Marian Wright Edelman
Civil rights attorney, advocate for children and families, founder of Children’s Defense Fund
Marian Wright Edelman was born June 6, 1939 in Bennettsville, South Carolina to Arthur Jerome Wright, a Baptist minister, and Maggie Leola Bowen Wright, a church woman and activist. Like many other rural southern towns, Bennettsville was segregated, and racial injustice was an everyday reality. In 2001, Edelman recalled
Despite those external messages from white segregationists and from the law and the political system that said that I, as a little black girl, wasn’t worth much, my parents said it wasn’t so. My church leaders said it wasn’t so. Teachers in the segregated schools said it wasn’t. So I knew it was not so. (Bakhtiar, 2001)
Taking that support to heart, Wright attended Spelman College in Atlanta, Ga. where she participated in the Civil Rights movement. She received her B.A. in 1960. In a 1988 interview, she recounted going to volunteer at the local NAACP. There, she saw that many more complaints had come in from poor Blacks than there were lawyers and money to respond to. At that time, Wright had intended to study Russian literature, but seeing the need decided to go to law school. As she said, “I didn’t want to teach. I wanted to stay in the South. And although I absolutely hated law school; hate the law; it was clear that what was needed was lawyers.” Wright received her LL. B. from Yale University Law School in 1963.
The following year, Wright returned to the South where she became the first African American woman to pass the bar in Mississippi. From 1964 to 1968 she directed the NAACP Legal Defense and Educational Fund office in Jackson, Mississippi. She worked as a civil rights lawyer and activist, and as an advisor to Dr. Martin Luther King, Jr. (National Park Service International Civil Rights Walk of Fame).
In March 1967, as most of the nation’s War on Poverty legislation was about to expire, Marian Wright testified before the Subcommittee on Employment, Manpower, and Poverty of the Committee on Labor and Public Welfare. During this time, she persuaded four senators on the nine-member subcommittee to visit Mississippi and see for themselves the extreme poverty and starvation there. Extensive media coverage of the Mississippi Delta tour revealed the impoverished conditions to the American people and raised public awareness of hunger.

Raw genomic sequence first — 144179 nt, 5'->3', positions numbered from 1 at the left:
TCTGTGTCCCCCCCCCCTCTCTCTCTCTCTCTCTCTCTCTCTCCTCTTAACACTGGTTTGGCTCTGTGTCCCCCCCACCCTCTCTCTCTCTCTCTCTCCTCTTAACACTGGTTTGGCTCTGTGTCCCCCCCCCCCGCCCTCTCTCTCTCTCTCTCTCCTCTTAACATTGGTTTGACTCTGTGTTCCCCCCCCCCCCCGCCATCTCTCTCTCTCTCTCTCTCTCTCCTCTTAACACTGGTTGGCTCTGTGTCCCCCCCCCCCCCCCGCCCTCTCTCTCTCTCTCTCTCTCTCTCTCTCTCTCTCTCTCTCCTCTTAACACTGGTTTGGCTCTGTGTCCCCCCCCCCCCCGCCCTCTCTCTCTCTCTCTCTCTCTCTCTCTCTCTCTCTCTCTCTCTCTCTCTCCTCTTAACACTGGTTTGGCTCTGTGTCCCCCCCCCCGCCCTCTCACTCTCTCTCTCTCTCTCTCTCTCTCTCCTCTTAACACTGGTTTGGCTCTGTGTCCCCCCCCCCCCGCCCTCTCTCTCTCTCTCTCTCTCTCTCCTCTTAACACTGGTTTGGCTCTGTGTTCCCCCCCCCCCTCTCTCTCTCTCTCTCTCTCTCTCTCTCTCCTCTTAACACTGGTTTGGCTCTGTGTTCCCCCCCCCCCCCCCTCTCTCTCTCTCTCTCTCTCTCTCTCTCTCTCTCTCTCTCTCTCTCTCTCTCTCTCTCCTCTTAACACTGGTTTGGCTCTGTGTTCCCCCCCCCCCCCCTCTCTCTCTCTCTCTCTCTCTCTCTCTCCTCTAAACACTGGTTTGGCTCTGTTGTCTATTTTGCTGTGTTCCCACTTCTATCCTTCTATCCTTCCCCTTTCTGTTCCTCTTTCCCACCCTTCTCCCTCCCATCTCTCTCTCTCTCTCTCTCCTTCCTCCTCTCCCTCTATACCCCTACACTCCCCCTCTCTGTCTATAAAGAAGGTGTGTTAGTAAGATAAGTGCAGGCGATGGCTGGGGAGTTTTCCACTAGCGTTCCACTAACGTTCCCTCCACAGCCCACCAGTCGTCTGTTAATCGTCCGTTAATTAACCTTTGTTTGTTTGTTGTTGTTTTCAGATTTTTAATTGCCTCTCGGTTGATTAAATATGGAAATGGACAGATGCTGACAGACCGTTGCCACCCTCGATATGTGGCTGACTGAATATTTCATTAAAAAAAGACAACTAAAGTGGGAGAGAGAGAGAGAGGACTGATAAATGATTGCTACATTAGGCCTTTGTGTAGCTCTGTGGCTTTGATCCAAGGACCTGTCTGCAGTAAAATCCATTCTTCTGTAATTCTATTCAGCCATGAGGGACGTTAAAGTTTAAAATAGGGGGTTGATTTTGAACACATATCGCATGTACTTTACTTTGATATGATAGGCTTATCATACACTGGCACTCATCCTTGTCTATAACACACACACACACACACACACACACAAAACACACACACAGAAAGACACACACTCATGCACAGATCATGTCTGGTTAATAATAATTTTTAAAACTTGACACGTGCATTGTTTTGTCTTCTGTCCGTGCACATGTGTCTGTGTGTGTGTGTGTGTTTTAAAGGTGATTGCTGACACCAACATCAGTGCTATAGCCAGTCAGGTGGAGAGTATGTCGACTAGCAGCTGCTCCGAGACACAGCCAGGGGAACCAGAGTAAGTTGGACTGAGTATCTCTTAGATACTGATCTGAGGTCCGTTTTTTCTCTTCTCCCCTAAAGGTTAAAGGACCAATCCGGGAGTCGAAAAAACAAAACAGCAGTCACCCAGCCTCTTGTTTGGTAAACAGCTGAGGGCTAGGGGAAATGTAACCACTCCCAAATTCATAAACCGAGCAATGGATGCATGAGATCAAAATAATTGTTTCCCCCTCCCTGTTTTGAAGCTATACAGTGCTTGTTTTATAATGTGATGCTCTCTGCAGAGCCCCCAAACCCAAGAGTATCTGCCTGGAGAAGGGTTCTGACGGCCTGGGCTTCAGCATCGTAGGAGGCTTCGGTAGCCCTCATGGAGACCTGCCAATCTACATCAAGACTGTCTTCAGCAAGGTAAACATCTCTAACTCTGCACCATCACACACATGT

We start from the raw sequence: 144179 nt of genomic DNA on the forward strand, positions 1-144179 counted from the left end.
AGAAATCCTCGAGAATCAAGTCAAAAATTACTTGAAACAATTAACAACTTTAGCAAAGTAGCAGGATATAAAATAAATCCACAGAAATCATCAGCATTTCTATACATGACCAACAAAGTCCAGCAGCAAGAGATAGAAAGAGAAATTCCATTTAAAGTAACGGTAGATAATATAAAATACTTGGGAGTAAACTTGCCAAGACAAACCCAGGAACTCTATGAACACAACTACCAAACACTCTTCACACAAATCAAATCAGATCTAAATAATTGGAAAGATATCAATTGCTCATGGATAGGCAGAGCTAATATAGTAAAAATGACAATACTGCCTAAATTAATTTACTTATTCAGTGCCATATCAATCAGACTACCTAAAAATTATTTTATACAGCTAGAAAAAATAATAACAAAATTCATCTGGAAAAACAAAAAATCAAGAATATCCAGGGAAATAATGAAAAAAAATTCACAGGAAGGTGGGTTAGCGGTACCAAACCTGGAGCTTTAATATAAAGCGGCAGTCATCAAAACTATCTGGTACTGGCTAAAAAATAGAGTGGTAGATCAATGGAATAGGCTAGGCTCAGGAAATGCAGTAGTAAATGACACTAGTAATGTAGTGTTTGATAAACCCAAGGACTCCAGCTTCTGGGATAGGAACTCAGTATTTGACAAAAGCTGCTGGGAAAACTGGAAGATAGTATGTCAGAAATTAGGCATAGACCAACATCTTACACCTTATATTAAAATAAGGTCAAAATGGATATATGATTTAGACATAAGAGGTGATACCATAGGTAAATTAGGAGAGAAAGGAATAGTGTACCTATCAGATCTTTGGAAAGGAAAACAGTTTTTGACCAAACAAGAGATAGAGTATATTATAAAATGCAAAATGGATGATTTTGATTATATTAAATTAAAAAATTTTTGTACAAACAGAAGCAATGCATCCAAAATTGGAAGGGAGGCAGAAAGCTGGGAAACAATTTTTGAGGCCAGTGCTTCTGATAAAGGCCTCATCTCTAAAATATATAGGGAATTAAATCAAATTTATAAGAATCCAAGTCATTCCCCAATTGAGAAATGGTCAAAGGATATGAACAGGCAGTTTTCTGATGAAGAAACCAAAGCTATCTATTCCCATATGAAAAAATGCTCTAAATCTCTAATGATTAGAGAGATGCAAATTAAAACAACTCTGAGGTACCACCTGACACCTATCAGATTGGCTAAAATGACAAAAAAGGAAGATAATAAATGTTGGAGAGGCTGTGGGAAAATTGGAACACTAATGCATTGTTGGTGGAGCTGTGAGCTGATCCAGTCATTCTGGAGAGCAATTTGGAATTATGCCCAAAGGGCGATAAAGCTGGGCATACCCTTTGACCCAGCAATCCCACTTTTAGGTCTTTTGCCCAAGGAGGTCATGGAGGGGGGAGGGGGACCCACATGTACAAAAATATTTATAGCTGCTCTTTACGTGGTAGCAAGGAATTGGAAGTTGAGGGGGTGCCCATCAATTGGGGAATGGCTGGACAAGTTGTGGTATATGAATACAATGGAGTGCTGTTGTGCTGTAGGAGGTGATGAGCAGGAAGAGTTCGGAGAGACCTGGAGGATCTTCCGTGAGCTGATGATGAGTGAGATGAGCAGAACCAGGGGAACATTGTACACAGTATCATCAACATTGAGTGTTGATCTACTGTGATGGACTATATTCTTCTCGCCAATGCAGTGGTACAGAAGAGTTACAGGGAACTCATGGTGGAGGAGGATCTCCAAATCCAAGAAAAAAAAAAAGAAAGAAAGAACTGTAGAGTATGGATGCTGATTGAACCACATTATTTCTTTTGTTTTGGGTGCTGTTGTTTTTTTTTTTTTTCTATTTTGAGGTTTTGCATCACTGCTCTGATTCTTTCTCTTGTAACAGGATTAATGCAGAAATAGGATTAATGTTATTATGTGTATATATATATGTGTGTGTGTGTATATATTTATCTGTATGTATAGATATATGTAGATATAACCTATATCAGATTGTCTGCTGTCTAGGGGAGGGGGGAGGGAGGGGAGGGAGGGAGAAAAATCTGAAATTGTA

The four Senators (Joseph S. Clark, Robert Kennedy, Jacob Javits, and George Murphy) were so moved by conditions in Mississippi that they returned to Washington to pass legislation. In July, Wright again testified before the Subcommittee. The report of the subcommittee meetings mentions a Department of Agriculture study of 500 representative poor families in Mississippi’s Washington and Sunflower counties. Preliminary results of the study indicated that 60 per cent of the families received less than two-thirds of the minimum dietary allowances recommended by the National Research Council. The study also reported that the value of all food consumed by the average individual was only $4 per week, or about 57 cents per day—including the value of any free food received from the Federal Government. At this time Mississippi had the highest infant mortality rate in the nation. (Senate. Committee on Labor and Public Welfare, 1967, 282)
The following year, 1968, was tumultuous. Heavy military and civilian casualties in the Vietnam War brought protests and decreasing public support. Billions of dollars in government spending went towards the war effort rather than domestic programs. In 1968, Marian Wright moved to Washington, D. C. as counsel for the Poor People’s Campaign that King was organizing. (National Park Service International Civil Rights Walk of Fame) Then, on April 4, 1968 Martin Luther King, Jr. was assassinated. Two months later, on June 6, Robert F. Kennedy was also assassinated.
During the Mississippi Delta tour, Marian Wright had met and worked with Peter Edelman, a legislative aide to Senator Kennedy. In July 1968 Marian Wright and Peter Edelman married–the third interracial couple to be married in Virginia, one year after the state’s antimiscegenation law was struck down. (Robertson, 1968).